Sunday Mail Reporter
VALIANT and gallant freedom fighters across the continent, particularly in the mid-20th century, managed to upend a system of gratuitous violence and exploitation that was introduced by colonial settlers, especially after the Berlin Conference in 1884.
For more than a century, African communities endured summary executions, lynchings, sexual exploitation, and other egregious abuses.
For example, in Namibia, Germany committed genocide 40 years before the Holocaust of the European Jews after the Ovaherero and Nama rose up against colonial rule in 1903 and 1904.
The revolt was brutally crushed.
By 1908, 80 percent of the Ovaherero and 50 percent of the Nama had died of starvation and thirst, overwork and exposure to harsh climates.
Estimates suggest that German soldiers slaughtered some 65 000 Herero and 10 000 Nama members in that fateful 1904-1908 campaign. The Namibian people are still searching for justice.
Last year, US court dismissed a compensation lawsuit lodged against Germany by the two Namibian tribes for genocide and property seizures in colonial times.
In her 23-page judgment, New York federal judge Laura Taylor Swain ruled that the principle of sovereign immunity made the case against Germany inadmissible.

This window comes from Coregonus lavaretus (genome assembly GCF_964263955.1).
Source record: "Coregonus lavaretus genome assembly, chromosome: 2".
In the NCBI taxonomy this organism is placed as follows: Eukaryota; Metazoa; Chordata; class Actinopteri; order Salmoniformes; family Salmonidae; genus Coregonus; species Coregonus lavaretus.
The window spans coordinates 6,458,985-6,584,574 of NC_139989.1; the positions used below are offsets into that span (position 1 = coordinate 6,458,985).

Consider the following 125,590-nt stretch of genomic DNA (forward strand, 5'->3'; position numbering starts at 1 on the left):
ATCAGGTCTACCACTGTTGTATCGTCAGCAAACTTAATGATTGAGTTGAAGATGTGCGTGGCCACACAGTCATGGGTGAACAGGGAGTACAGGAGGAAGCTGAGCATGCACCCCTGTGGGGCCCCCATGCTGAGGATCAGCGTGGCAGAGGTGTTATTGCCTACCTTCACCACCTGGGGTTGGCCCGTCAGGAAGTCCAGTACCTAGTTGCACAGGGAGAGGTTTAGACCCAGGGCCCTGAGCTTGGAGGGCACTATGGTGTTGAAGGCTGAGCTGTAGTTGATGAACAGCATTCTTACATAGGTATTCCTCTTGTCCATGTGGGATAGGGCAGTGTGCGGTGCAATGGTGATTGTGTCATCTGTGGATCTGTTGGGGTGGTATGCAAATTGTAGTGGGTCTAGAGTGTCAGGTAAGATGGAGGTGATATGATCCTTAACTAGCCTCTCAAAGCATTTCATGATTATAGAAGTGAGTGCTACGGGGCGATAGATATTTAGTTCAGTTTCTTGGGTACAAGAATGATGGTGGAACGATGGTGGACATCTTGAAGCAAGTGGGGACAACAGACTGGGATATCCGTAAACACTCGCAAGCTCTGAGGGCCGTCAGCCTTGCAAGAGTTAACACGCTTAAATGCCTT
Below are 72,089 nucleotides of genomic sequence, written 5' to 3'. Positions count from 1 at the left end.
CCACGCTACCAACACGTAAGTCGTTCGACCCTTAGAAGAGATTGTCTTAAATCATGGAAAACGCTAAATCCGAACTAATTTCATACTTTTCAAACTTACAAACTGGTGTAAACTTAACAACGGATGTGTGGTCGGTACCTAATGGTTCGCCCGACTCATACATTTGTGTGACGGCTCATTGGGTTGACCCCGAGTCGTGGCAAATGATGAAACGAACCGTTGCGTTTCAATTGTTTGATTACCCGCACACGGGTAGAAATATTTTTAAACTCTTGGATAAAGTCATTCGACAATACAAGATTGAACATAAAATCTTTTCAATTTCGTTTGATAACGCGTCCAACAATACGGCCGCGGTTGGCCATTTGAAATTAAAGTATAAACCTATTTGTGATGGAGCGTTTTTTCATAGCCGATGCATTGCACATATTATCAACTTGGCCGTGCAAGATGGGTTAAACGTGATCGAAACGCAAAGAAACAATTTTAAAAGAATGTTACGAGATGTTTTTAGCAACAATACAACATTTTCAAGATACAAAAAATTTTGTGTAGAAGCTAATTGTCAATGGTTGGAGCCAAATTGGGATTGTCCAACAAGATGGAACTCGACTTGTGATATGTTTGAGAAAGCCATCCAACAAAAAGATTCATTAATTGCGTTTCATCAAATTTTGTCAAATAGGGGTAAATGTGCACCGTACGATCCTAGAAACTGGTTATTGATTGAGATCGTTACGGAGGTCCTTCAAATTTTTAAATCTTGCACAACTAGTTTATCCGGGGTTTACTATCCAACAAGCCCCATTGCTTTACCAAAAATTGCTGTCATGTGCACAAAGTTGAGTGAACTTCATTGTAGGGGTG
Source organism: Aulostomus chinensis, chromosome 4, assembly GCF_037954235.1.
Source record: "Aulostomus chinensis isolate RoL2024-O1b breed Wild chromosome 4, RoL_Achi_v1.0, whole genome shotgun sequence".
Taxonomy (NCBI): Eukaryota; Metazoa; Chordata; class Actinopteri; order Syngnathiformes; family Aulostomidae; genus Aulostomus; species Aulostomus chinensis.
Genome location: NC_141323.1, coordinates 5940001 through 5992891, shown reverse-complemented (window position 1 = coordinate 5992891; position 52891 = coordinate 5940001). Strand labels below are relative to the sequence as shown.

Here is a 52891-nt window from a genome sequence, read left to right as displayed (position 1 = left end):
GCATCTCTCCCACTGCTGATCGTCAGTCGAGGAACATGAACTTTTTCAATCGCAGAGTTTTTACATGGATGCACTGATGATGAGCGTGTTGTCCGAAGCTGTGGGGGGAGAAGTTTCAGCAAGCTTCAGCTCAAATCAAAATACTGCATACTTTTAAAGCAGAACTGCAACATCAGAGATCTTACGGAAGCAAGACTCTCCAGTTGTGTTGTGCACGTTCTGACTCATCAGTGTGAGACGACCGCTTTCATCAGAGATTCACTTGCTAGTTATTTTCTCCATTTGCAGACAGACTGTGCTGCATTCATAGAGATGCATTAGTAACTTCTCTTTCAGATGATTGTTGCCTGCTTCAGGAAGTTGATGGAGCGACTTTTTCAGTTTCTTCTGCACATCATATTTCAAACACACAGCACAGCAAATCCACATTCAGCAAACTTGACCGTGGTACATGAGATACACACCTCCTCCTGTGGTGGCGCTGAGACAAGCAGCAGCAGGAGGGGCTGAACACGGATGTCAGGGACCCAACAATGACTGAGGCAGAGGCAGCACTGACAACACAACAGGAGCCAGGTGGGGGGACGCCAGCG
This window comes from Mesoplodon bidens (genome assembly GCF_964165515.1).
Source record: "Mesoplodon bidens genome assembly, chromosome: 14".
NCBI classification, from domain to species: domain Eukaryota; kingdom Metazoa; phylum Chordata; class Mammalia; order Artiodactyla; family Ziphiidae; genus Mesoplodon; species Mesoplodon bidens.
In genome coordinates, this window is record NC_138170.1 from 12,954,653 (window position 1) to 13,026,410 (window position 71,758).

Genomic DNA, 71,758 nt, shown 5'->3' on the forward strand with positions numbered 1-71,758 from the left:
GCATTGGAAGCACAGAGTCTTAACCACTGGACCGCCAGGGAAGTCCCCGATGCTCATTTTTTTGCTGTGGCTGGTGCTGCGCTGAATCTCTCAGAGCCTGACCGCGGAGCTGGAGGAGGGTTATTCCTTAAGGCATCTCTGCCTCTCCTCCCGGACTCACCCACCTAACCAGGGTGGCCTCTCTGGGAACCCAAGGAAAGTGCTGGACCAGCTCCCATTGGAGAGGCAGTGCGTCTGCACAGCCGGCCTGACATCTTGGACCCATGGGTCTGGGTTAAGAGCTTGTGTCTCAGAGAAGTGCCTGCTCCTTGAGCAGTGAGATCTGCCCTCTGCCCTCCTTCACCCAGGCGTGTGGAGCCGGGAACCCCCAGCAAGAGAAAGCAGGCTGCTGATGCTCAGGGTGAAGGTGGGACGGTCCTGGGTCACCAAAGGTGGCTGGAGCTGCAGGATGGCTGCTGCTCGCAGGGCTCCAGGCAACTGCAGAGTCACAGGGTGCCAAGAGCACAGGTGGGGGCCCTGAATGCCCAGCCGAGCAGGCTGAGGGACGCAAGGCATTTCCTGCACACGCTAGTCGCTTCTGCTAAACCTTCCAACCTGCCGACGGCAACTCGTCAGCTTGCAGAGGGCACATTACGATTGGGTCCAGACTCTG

Nowhere has the abuse of the black man been practiced on an industrial scale as in the Belgian Congo – now the Democratic Republic of Congo — between 1885 and 1908.
Although there are no exact figures as to how many people were killed, estimates suggest that it could have been anything between five million and 15 million — more than the current population of Zimbabwe.
It is the same everywhere across the continent, Zimbabwe included.
It had to take violent armed confrontation to overhaul and deeply entrenched white supremacist system.
And this was done by freedom fighters that Zimbabwe will be remembering this week. Abuses during colonialism were, however, a sequel in a tragic story of pain and suffering that began in the 16th century through the slave trade.
Ironically, the same powers that enslaved blacks, and are still exploiting and abusing blacks in the own countries, now purport to be paragons of human rights, justice and equality, even as they continue to avoid the issue of compensating long-abused Africans through reparations.
The struggle continues!